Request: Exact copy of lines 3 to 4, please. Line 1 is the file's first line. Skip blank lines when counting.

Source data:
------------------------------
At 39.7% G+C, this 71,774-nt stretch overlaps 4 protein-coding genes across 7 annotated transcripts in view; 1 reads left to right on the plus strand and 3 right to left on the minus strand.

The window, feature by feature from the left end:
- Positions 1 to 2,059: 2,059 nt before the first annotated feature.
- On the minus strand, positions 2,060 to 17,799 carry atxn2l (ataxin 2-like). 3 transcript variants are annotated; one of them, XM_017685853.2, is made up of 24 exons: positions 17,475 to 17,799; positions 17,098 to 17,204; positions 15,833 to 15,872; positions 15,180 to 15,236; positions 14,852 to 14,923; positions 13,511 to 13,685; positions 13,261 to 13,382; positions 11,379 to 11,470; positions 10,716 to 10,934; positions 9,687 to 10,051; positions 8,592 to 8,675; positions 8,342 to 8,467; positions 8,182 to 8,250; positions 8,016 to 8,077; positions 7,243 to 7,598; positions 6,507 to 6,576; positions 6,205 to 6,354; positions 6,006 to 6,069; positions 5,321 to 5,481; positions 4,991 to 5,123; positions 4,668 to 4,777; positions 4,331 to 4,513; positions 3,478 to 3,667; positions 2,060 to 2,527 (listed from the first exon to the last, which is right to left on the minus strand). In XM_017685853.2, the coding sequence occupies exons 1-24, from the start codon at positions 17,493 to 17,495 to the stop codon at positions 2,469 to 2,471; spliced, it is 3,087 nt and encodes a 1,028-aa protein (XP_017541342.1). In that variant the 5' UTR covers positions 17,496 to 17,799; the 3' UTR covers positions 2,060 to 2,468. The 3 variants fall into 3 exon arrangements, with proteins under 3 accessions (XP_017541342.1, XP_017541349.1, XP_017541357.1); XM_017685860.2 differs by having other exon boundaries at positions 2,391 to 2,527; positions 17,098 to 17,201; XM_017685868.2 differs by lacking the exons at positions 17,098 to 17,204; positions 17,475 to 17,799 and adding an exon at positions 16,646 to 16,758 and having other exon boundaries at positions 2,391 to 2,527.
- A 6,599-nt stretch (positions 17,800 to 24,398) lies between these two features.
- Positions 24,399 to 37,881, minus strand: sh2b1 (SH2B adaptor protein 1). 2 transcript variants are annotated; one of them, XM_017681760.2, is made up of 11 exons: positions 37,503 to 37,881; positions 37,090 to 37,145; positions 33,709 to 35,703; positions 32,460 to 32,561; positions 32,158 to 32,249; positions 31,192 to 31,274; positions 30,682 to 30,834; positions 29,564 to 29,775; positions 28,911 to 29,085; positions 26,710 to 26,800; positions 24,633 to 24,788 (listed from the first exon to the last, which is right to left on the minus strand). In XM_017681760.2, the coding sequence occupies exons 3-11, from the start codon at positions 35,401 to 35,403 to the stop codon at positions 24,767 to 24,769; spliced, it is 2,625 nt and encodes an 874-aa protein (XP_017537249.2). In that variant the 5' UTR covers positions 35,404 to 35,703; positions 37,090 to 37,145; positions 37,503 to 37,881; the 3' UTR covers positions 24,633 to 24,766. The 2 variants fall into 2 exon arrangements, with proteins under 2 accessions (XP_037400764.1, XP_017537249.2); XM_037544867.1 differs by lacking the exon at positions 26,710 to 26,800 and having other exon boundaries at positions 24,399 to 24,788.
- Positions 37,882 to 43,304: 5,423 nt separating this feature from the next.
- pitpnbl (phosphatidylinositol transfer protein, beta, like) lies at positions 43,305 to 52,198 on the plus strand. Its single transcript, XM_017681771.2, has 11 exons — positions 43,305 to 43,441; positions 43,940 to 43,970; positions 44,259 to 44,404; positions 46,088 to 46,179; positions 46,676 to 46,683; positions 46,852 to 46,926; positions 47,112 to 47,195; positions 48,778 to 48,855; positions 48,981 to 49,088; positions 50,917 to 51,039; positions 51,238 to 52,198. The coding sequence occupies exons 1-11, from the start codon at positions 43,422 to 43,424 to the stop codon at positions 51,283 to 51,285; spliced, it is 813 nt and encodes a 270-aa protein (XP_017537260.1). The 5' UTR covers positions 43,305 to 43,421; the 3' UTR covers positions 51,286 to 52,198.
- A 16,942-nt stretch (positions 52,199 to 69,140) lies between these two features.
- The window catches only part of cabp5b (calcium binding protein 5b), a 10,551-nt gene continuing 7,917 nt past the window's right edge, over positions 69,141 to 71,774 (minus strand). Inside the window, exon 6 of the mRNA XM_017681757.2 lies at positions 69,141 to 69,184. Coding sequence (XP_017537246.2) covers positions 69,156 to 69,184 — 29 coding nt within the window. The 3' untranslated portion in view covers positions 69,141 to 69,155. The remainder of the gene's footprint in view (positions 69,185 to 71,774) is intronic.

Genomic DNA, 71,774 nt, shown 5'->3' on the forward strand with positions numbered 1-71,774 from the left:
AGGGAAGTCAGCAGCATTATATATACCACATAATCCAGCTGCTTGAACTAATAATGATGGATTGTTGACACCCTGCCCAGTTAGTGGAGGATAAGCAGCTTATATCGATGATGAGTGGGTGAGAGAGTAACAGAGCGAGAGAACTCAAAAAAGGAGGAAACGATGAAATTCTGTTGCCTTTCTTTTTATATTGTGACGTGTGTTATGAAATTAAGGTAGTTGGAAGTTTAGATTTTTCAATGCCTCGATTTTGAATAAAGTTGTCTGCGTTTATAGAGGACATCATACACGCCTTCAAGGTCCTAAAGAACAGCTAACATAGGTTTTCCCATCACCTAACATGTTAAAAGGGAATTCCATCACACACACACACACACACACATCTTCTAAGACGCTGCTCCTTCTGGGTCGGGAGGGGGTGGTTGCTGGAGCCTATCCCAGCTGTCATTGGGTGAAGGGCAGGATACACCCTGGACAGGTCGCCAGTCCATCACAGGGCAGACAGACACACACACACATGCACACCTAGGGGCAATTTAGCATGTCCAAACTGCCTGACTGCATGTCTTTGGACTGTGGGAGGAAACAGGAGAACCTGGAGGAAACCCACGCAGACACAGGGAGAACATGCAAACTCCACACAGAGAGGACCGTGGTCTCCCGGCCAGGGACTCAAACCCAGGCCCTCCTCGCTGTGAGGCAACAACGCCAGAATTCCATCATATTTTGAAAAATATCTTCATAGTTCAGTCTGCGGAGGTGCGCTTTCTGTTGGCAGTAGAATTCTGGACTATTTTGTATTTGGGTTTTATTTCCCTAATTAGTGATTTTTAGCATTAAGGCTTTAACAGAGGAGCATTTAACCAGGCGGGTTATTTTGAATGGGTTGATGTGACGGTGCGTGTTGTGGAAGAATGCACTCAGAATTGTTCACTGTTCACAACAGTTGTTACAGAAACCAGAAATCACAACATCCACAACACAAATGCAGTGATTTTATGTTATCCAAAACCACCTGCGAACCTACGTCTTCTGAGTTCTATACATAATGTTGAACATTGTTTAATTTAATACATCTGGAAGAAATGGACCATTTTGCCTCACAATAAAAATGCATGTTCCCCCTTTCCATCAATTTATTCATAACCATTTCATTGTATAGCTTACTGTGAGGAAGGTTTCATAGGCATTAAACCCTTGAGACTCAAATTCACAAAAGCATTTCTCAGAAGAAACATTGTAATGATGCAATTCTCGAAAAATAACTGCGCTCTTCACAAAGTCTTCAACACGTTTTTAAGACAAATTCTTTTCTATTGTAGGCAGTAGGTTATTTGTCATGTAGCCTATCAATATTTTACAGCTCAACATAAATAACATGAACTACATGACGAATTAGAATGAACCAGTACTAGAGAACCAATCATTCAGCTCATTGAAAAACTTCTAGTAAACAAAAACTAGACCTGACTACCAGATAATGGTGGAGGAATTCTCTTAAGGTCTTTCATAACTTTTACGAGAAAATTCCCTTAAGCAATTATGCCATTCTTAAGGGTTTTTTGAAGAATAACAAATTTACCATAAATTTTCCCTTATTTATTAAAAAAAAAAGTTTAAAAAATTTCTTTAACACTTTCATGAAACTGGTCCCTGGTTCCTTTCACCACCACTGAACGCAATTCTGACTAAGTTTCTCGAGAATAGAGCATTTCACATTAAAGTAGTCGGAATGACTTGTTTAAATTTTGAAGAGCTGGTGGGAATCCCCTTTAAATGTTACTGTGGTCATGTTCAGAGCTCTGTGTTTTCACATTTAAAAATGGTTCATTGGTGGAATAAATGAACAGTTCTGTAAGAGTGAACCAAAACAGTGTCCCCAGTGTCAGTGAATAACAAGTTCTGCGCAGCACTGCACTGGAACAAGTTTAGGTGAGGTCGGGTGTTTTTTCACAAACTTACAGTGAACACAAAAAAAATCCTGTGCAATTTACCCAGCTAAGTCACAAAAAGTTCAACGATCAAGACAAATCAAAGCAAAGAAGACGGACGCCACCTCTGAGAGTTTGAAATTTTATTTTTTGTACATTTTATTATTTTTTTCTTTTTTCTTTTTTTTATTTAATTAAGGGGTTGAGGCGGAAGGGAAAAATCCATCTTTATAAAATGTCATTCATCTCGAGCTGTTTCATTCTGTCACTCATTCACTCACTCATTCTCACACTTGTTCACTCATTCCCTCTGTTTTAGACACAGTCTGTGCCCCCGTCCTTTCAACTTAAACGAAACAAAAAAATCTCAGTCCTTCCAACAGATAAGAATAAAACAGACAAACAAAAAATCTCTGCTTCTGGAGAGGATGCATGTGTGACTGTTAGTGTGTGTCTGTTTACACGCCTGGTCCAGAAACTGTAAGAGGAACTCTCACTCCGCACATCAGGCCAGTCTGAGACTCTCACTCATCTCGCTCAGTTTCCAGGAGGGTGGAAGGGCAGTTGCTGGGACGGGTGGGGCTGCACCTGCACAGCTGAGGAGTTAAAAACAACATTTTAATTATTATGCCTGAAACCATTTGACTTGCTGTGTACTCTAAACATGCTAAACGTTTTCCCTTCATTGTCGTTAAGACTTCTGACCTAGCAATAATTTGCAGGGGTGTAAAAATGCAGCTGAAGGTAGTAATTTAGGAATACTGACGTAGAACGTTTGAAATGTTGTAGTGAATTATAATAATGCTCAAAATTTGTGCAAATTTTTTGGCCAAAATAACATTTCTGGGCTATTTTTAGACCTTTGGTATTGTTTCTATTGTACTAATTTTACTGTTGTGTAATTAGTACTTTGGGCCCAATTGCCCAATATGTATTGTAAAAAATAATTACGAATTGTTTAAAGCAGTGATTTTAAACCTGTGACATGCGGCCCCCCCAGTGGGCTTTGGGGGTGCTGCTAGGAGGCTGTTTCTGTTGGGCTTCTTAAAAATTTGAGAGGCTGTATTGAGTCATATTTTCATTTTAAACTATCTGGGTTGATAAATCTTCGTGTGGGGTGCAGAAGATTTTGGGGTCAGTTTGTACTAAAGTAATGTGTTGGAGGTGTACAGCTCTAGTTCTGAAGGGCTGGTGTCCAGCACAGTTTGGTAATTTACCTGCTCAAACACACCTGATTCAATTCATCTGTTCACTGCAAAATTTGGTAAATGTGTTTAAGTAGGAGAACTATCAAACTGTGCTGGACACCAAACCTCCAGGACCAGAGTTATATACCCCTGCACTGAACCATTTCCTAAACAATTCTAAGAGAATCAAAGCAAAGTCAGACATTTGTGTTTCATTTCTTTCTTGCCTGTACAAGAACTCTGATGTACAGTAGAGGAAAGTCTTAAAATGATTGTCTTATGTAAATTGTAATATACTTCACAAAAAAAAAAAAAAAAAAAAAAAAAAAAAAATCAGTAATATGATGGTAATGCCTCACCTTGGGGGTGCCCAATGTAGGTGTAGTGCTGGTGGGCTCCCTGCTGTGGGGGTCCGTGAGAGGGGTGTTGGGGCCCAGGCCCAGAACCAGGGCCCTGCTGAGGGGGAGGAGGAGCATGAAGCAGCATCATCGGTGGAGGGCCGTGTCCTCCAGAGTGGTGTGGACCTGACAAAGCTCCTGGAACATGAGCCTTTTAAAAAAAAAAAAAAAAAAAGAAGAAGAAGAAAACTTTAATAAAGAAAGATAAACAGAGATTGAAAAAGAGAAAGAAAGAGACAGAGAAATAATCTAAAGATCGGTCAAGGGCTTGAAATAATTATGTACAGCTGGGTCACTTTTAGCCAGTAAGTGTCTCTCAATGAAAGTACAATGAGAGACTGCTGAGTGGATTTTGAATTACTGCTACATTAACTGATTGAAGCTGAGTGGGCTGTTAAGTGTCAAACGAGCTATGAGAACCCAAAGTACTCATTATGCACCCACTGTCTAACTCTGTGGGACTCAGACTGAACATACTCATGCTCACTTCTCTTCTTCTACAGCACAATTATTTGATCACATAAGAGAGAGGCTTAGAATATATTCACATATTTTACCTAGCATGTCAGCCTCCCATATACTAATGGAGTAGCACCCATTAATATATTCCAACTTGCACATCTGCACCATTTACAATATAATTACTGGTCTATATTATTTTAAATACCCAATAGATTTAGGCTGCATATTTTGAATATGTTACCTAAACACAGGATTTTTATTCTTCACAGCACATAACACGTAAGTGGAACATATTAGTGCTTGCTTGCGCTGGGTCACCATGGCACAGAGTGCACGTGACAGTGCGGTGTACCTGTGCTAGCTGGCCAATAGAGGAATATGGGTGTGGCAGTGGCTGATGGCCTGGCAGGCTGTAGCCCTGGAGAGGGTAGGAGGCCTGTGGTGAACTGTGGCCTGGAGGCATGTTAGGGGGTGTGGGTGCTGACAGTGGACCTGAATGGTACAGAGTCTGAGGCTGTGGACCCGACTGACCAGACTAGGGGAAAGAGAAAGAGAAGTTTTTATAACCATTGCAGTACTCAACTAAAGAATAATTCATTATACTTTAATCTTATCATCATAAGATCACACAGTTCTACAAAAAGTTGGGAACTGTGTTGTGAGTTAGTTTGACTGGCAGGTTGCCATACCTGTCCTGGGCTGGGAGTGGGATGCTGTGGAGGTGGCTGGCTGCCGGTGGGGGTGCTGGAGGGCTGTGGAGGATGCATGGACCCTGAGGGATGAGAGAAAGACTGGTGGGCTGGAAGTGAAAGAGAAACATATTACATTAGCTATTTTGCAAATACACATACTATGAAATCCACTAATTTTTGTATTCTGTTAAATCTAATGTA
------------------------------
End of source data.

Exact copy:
- Positions 1 to 2,059: 2,059 nt before the first annotated feature.
- On the minus strand, positions 2,060 to 17,799 carry atxn2l (ataxin 2-like). 3 transcript variants are annotated; one of them, XM_017685853.2, is made up of 24 exons: positions 17,475 to 17,799; positions 17,098 to 17,204; positions 15,833 to 15,872; positions 15,180 to 15,236; positions 14,852 to 14,923; positions 13,511 to 13,685; positions 13,261 to 13,382; positions 11,379 to 11,470; positions 10,716 to 10,934; positions 9,687 to 10,051; positions 8,592 to 8,675; positions 8,342 to 8,467; positions 8,182 to 8,250; positions 8,016 to 8,077; positions 7,243 to 7,598; positions 6,507 to 6,576; positions 6,205 to 6,354; positions 6,006 to 6,069; positions 5,321 to 5,481; positions 4,991 to 5,123; positions 4,668 to 4,777; positions 4,331 to 4,513; positions 3,478 to 3,667; positions 2,060 to 2,527 (listed from the first exon to the last, which is right to left on the minus strand). In XM_017685853.2, the coding sequence occupies exons 1-24, from the start codon at positions 17,493 to 17,495 to the stop codon at positions 2,469 to 2,471; spliced, it is 3,087 nt and encodes a 1,028-aa protein (XP_017541342.1). In that variant the 5' UTR covers positions 17,496 to 17,799; the 3' UTR covers positions 2,060 to 2,468. The 3 variants fall into 3 exon arrangements, with proteins under 3 accessions (XP_017541342.1, XP_017541349.1, XP_017541357.1); XM_017685860.2 differs by having other exon boundaries at positions 2,391 to 2,527; positions 17,098 to 17,201; XM_017685868.2 differs by lacking the exons at positions 17,098 to 17,204; positions 17,475 to 17,799 and adding an exon at positions 16,646 to 16,758 and having other exon boundaries at positions 2,391 to 2,527.